• Arresting aliens who have entered the U.S. illegally or have committed some type of immigration fraud.

What Kinds of Crimes Can Lead to ICE Arrests and Deportation?

A summary of some recent ICE arrests provides a good overview of the types of activities that lawful permanent residents (LPRs) and temporary visa holders should avoid:

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Orlando Immigration LawyersMany immigrants to the U.S. are dependent on a parent, spouse, or sibling to sponsor them for a family-based visa. Sponsorship is a bigger responsibility than many people realize. The sponsor must file an affidavit of support for the immigrant, which is a legally enforceable contract that commits the sponsor to financially support the immigrant until they have either become a U.S. citizen or have been credited by the Social Security Administration with 40 quarters of paid work (10 years). 

If an immigrant sponsored by a U.S. citizen or Green Card holder accepts means-tested public aid, the sponsor may be required to repay the cost of those benefits. Means-tested public aid programs include:

  • Temporary Assistance for Needy Families (TANF), which provides financial assistance to help pay for food, shelter, and utilities for families with dependent children; 
  • Supplemental Nutrition Assistance Program (SNAP), also known as food stamps; and 
  • Medicaid, which provides health care coverage to low-income people.

What Happens if a Sponsor Dies Before the Immigrant Gets Their Green Card?

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Orlando immigration asylum attorneyThere are many reasons why people around the world may need to flee their home countries and determine how they and their families will be able to live where they will be safe from harm. Civil wars, political upheaval, criminal activity, natural disasters, and other emergencies may force people to seek safety elsewhere, including by immigrating to the United States. In these situations, people may be able to receive refugee or asylum protections, even if they would not otherwise qualify for immigration. By understanding when these types of protections are available, those who are looking to escape dangerous situations and begin a new life in a safe country can take steps to apply for and maintain a lawful status in the U.S.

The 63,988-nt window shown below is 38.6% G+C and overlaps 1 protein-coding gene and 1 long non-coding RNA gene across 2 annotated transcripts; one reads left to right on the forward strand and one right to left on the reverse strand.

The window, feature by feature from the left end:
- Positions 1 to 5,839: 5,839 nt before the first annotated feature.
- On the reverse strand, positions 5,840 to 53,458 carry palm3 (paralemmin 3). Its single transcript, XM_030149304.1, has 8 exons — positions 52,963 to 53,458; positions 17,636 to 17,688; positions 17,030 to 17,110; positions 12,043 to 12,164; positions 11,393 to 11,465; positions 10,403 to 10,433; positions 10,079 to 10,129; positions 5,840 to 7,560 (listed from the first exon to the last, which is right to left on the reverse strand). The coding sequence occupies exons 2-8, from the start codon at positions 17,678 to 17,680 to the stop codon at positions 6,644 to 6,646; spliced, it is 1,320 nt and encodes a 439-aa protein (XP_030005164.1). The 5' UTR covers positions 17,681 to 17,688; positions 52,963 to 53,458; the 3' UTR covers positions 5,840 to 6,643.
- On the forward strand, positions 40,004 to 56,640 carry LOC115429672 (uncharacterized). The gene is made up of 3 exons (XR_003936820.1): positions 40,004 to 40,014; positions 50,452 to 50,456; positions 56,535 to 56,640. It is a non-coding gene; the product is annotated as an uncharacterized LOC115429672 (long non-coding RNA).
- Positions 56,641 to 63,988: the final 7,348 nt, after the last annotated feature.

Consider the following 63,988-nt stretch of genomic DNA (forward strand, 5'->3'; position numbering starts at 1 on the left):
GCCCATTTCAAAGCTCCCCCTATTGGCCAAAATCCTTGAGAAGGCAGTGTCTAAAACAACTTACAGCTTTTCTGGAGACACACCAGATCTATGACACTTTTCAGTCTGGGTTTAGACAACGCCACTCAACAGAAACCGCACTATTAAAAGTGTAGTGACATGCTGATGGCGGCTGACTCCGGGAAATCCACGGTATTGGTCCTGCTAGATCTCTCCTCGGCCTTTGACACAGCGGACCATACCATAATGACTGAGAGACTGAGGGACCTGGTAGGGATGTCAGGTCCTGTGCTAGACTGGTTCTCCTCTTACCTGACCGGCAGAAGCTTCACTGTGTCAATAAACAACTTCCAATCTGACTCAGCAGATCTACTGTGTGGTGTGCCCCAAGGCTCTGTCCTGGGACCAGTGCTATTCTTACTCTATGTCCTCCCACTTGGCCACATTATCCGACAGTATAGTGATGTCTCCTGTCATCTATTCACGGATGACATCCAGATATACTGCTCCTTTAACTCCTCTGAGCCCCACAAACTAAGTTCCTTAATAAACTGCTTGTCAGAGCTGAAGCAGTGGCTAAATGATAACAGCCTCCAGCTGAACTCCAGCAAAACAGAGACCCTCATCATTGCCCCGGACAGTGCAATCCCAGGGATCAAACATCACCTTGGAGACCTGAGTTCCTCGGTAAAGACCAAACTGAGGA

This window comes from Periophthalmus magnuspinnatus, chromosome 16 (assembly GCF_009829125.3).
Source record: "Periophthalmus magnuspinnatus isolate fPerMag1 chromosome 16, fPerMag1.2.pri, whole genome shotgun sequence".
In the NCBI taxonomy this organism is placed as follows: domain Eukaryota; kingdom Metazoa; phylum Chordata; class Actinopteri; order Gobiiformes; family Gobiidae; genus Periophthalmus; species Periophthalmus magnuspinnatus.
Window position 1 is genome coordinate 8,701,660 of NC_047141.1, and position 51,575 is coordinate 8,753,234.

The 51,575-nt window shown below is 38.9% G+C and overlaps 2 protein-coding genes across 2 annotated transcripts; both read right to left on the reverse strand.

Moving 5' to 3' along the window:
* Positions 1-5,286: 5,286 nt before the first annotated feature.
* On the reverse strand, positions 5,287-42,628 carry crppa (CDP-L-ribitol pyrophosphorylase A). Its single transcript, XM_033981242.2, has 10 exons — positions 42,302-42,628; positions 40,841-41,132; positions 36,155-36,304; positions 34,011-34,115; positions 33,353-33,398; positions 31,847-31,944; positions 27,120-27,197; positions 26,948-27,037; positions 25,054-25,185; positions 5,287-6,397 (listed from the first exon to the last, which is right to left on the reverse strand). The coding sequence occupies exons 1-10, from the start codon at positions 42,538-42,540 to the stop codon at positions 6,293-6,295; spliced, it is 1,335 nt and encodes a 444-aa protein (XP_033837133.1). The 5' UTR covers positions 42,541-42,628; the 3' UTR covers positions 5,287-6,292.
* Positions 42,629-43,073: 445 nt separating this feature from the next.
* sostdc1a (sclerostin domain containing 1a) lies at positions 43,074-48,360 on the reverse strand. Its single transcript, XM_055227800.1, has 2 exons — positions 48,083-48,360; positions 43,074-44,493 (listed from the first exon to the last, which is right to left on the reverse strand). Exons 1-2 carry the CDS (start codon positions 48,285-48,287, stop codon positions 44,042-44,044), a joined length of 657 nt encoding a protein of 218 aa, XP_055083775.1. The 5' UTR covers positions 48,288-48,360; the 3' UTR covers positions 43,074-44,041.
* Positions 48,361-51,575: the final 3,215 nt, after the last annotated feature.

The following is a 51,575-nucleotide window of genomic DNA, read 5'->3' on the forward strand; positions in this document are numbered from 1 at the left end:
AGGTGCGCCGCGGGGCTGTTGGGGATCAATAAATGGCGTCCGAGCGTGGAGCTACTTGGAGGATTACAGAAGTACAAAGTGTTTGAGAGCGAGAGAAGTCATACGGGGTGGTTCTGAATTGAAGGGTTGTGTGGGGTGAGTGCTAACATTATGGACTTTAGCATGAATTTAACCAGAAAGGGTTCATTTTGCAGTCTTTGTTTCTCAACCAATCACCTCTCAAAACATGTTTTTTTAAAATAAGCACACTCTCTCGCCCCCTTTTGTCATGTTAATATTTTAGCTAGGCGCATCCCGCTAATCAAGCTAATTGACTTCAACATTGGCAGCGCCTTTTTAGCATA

Who Is Considered a Refugee?

People who are currently outside of the United States may apply for entry into the country as refugees if they meet certain qualifications. Section 101(a)(42) of the Immigration and Nationality Act (INA) defines a refugee as someone who has left their home country or the country where they most recently resided and are unable or unwilling to return to that country. A person’s reasons for their reluctance to return to their home country must be based on fear of persecution, and they will need to provide evidence that they have experienced persecution or are likely to experience persecution because of a protected status. These statuses may include their race, nationality, or religion, or because they are a member of a certain group, such as a political party or social group. A person may be disqualified from receiving refugee status if they have engaged in the persecution of others, including inciting violence, ordering reprisals, or assisting in actions against people based on their protected status.

A person who qualifies as a refugee and who has not resettled in another country may apply for entry into the United States for themselves and their immediate family members (which are generally limited to their spouse and any unmarried minor children). A person may receive a referral to the U.S. Refugee Admissions Program (USRAP) from the United Nations, the U.S. embassy in the country where a person is currently located, or certain non-governmental organizations. Some immigrants may also qualify as refugees because they are in a group designated for “special humanitarian concern” by the president of the United States or USRAP. After receiving a referral and being approved as a refugee, a person will be able to travel to the U.S., receive authorization to work, and begin the process of applying for a Green Card.